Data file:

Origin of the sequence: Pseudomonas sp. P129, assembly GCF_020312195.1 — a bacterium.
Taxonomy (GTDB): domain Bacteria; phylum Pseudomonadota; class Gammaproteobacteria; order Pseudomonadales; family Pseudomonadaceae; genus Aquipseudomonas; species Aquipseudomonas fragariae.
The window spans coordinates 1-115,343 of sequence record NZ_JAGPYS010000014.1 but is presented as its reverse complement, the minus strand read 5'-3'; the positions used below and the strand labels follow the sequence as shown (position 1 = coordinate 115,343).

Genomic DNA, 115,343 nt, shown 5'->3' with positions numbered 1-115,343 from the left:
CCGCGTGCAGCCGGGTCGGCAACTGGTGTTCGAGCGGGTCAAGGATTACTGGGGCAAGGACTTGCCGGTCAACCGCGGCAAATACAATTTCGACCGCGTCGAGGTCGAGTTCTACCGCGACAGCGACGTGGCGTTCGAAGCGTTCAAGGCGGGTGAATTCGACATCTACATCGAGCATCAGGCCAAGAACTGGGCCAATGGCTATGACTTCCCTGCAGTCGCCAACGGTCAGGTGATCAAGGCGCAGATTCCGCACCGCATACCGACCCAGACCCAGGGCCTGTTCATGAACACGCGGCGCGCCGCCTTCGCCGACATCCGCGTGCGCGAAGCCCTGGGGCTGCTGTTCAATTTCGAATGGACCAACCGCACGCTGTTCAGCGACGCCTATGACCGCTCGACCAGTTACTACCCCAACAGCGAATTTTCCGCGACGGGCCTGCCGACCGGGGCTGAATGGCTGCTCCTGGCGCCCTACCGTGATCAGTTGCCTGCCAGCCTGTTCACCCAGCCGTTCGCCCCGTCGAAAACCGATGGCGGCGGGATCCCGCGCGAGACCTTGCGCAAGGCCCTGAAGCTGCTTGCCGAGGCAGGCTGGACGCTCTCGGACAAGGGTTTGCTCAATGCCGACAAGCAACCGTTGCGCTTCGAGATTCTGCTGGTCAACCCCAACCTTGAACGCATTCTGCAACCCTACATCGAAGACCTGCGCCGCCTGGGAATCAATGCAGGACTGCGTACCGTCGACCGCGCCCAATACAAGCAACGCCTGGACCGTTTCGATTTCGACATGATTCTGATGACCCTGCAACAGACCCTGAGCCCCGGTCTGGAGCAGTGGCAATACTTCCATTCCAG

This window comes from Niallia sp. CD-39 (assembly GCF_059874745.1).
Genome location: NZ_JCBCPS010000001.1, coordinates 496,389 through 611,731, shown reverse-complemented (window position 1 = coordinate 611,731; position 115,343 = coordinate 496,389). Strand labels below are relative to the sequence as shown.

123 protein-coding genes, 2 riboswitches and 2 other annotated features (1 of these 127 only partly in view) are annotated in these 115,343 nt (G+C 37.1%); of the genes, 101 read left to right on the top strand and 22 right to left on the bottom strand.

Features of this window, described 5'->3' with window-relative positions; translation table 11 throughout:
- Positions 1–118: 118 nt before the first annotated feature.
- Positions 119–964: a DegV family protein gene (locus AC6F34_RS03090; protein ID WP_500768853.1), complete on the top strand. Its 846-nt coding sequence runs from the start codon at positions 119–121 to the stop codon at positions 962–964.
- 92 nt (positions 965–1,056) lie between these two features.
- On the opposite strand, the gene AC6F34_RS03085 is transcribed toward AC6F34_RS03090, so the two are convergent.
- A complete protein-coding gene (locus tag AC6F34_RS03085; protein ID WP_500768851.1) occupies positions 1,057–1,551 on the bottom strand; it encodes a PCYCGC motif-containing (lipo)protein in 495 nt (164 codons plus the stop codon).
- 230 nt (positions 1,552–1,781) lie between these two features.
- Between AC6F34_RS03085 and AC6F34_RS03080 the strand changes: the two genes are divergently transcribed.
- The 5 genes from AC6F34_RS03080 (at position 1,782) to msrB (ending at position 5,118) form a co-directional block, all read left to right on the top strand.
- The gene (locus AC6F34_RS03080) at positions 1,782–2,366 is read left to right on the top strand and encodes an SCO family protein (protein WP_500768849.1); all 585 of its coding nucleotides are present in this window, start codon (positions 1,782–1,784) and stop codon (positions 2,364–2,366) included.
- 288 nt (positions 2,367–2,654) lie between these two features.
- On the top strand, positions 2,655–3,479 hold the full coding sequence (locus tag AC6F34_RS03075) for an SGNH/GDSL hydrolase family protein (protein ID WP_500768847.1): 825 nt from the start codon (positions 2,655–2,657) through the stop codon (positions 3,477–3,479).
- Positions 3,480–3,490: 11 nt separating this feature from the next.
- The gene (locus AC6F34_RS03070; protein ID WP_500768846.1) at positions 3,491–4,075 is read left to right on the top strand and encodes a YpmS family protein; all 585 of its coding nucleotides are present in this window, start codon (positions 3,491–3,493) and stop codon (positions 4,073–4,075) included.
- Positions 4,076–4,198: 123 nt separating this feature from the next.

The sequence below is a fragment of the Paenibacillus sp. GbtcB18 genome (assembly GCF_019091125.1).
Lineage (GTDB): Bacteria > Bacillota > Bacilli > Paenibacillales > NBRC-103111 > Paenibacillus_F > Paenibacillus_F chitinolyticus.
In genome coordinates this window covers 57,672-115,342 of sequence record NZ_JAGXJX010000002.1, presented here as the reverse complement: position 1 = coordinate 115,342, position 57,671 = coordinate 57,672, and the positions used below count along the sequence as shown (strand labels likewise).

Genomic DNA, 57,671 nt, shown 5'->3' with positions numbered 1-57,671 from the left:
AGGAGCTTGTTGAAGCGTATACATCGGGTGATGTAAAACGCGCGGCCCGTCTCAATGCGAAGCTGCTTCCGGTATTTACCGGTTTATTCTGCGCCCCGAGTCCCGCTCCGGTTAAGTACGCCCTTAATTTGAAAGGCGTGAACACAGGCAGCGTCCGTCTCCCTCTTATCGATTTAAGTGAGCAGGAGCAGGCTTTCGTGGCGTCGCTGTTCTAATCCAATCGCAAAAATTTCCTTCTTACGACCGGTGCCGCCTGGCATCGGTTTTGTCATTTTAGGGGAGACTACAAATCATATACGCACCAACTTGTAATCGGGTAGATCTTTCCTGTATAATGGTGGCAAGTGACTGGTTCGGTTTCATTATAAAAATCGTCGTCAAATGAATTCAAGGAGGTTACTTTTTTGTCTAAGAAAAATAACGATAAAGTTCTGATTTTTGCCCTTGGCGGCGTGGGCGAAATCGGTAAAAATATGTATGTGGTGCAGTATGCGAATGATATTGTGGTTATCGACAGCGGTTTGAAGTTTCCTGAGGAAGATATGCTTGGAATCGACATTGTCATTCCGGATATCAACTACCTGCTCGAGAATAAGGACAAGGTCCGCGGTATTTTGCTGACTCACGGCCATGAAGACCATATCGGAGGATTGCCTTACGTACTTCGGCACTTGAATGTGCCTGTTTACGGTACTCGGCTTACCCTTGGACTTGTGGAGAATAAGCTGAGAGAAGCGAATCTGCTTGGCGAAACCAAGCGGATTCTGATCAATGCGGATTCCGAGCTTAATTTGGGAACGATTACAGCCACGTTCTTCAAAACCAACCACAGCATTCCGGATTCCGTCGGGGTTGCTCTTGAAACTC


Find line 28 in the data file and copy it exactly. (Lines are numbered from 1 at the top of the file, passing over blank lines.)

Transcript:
AGGAGCTTGTTGAAGCGTATACATCGGGTGATGTAAAACGCGCGGCCCGTCTCAATGCGAAGCTGCTTCCGGTATTTACCGGTTTATTCTGCGCCCCGAGTCCCGCTCCGGTTAAGTACGCCCTTAATTTGAAAGGCGTGAACACAGGCAGCGTCCGTCTCCCTCTTATCGATTTAAGTGAGCAGGAGCAGGCTTTCGTGGCGTCGCTGTTCTAATCCAATCGCAAAAATTTCCTTCTTACGACCGGTGCCGCCTGGCATCGGTTTTGTCATTTTAGGGGAGACTACAAATCATATACGCACCAACTTGTAATCGGGTAGATCTTTCCTGTATAATGGTGGCAAGTGACTGGTTCGGTTTCATTATAAAAATCGTCGTCAAATGAATTCAAGGAGGTTACTTTTTTGTCTAAGAAAAATAACGATAAAGTTCTGATTTTTGCCCTTGGCGGCGTGGGCGAAATCGGTAAAAATATGTATGTGGTGCAGTATGCGAATGATATTGTGGTTATCGACAGCGGTTTGAAGTTTCCTGAGGAAGATATGCTTGGAATCGACATTGTCATTCCGGATATCAACTACCTGCTCGAGAATAAGGACAAGGTCCGCGGTATTTTGCTGACTCACGGCCATGAAGACCATATCGGAGGATTGCCTTACGTACTTCGGCACTTGAATGTGCCTGTTTACGGTACTCGGCTTACCCTTGGACTTGTGGAGAATAAGCTGAGAGAAGCGAATCTGCTTGGCGAAACCAAGCGGATTCTGATCAATGCGGATTCCGAGCTTAATTTGGGAACGATTACAGCCACGTTCTTCAAAACCAACCACAGCATTCCGGATTCCGTCGGGGTTGCTCTTGAAACTC